Robert Smasne’s deep history, great winemaking in Yakima Valley

By on July 3, 2014

Sean Tudord, Tom Tudor and Robert Smasne will launch Tudor Hills Winery in Grandview, Washington.

Sean Tudor, left, Tom Tudor and winemaker Robert Smasne are working together to launch Tudor Hills Winery in Washington’s Yakima Valley. (Photo by Andy Perdue/Great Northwest Wine)

GRANDVIEW, Wash. – Robert Smasne was destined to be a winemaker.

Smasne, owner and winemaker for Smasne Cellars, grew up in the Yakima Valley amid all kinds of agriculture. His family grew juice grapes and later wine grapes, and at a young age, he would sneak into famed Otis Vineyard near his home. After tasting the different varieties, his young mind would wonder why they tasted so different than the Concords his folks grew.

In this week’s Great Northwest Winecast, we sit down with Smasne to talk about his family history and his growing winemaking prowess.

Here’s the interview.

Smasne started his career working at Covey Run, where he had the chance to be around the legendary David Lake, who was the head winemaker at Columbia Winery for decades. From there, he headed to Walla Walla for a few years, where he was the winemaker for Amavi and had the opportunity to work under Jean-François Pellet, head winemaker for Pepper Bridge Winery, as well as craft the wines for Skylite Cellars.

Robert Smasne returns to Yakima Valley

Washington wine

In the early 2000s, the tug of the Yakima Valley pulled him back, where he worked for Alexandria Nicole Cellars in Prosser before deciding to launch his own winery. Today, he makes more than 10,000 cases of wine for his various brands, which include Smasne Cellars, Robert O. Smasne, Farm Boy and Farm Girl. Additionally, he crafts wines for such clients as Northwest Cellars in Kirkland and Upland Estates in Sunnyside.

Smasne also uses grapes from nearly every American Viticultural Area in Washington, missing out only on the Columbia Gorge, Puget Sound, Lake Chelan and Naches Heights.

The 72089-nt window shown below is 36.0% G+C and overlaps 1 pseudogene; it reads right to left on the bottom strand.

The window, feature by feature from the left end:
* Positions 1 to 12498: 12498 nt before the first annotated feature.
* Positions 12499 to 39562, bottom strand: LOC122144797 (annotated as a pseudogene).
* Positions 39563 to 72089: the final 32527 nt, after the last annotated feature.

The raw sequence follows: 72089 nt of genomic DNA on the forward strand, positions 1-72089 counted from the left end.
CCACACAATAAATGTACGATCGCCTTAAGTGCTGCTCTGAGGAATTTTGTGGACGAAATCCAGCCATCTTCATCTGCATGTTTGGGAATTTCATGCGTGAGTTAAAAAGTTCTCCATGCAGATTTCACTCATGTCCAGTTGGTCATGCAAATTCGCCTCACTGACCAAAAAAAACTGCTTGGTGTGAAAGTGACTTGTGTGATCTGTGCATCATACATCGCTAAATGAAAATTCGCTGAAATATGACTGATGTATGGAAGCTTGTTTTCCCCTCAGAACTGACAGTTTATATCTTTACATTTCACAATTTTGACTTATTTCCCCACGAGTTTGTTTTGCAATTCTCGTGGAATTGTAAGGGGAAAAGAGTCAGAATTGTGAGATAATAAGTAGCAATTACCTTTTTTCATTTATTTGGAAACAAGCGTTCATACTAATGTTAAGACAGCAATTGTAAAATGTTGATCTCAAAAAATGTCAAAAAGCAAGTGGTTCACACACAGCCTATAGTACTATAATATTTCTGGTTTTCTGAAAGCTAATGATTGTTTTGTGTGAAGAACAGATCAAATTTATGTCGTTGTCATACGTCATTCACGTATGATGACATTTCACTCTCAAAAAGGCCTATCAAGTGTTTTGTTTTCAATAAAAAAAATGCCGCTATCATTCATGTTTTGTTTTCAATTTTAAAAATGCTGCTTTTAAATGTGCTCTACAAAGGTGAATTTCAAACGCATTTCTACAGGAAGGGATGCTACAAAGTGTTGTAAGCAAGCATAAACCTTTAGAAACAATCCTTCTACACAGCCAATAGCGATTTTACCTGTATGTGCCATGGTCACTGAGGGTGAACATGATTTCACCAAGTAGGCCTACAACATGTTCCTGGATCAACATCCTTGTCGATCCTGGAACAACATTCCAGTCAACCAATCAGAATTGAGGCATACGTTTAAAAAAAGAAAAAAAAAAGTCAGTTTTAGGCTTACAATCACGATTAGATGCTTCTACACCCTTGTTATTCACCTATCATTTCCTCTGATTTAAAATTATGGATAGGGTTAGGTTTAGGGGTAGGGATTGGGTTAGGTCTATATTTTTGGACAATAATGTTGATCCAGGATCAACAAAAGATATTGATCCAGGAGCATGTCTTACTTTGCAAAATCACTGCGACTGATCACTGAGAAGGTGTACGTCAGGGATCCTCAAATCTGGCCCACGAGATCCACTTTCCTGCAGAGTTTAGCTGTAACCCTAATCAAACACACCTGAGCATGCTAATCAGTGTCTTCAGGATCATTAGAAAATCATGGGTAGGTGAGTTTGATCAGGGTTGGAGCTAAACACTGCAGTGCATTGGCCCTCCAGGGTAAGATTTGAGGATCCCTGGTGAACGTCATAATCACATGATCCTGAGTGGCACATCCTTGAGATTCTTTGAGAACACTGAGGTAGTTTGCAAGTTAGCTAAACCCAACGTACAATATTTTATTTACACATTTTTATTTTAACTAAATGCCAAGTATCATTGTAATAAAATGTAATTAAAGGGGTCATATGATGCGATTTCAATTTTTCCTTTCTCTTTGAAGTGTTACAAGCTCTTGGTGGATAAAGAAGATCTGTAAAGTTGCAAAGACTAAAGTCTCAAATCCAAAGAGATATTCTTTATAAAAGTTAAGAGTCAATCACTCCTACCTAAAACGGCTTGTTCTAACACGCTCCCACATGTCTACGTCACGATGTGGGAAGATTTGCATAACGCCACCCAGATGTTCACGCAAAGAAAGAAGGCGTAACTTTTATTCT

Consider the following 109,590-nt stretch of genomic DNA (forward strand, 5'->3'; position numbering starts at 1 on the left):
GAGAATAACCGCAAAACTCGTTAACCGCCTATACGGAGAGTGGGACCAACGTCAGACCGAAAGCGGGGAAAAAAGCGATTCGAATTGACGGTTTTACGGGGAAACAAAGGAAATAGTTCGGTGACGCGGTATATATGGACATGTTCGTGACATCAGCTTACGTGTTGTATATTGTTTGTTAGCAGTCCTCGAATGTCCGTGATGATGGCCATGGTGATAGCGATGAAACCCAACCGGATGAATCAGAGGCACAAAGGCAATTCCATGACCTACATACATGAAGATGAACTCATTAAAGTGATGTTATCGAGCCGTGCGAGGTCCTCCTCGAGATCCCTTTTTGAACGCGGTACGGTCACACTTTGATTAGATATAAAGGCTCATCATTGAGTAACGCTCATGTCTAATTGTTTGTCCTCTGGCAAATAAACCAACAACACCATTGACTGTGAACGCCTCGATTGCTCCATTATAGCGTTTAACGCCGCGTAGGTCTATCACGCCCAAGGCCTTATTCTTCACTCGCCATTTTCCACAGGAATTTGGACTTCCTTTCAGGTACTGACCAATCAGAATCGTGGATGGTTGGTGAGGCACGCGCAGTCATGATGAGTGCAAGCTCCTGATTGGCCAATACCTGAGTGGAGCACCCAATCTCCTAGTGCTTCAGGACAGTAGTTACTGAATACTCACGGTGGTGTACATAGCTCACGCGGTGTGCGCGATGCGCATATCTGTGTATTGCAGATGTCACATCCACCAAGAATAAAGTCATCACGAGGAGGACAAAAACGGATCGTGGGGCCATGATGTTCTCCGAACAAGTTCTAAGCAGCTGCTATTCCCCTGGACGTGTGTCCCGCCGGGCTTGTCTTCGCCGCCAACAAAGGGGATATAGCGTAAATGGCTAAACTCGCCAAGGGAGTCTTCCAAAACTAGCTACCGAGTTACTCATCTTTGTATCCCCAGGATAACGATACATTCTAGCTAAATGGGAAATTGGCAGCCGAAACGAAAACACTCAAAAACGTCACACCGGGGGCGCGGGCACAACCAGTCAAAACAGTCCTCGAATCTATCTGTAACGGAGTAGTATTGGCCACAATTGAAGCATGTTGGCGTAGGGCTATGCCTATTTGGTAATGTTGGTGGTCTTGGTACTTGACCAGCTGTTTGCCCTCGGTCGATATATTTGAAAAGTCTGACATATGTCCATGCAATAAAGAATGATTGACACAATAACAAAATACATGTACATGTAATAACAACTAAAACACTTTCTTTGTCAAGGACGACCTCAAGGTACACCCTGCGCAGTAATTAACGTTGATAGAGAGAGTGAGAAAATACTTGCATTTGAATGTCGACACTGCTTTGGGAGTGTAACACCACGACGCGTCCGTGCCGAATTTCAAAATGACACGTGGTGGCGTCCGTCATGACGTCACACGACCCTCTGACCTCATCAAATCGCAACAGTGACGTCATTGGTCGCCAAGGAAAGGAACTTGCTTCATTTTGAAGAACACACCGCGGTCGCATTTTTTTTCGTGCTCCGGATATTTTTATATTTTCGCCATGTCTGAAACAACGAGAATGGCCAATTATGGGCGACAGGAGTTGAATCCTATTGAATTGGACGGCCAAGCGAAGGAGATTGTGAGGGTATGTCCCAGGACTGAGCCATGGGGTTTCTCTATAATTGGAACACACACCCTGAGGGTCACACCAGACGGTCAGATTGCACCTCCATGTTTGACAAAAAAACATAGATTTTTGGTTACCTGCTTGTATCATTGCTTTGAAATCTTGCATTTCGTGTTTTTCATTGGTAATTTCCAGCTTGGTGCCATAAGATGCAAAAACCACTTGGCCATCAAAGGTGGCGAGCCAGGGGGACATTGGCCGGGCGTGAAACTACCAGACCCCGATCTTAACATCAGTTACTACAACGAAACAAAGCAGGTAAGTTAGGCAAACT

In the past few years, Smasne has been on a remarkable run, winning many, many top medals at regional, national and international wine competitions. In the past three years, his wines have won about a dozen Platinum medals at Wine Press Northwest magazine’s year-end best-of-the-best wine competition.

One of Smasne’s new projects is Tudor Hills, a new brand that uses grapes from Otis Vineyard – that vineyard he snuck into as a young child. Otis is home to some Cabernet Sauvignon vines that were planted in the 1950s, making them the oldest Cab vines in Washington.

Smasne’s winemaking facility in the Yakima Valley is not open to the public, but he does have tasting rooms in Woodinville’s Warehouse District and in the Tri-Cities in Kennewick’s Southridge neighborhood.

About Andy Perdue

Andy Perdue is the editor and publisher of Great Northwest Wine. He is a third-generation journalist who has worked at newspapers since the mid-1980s and has been writing about wine since 1998. He co-founded Wine Press Northwest magazine with Eric Degerman and served as its editor-in-chief for 15 years. He is a frequent judge at international wine competitions. He is the author of "The Northwest Wine Guide: A Buyer's Handbook" (Sasquatch, 2003) and has contributed to four other books. He writes about wine for The Seattle Times. You can find him on Twitter and .

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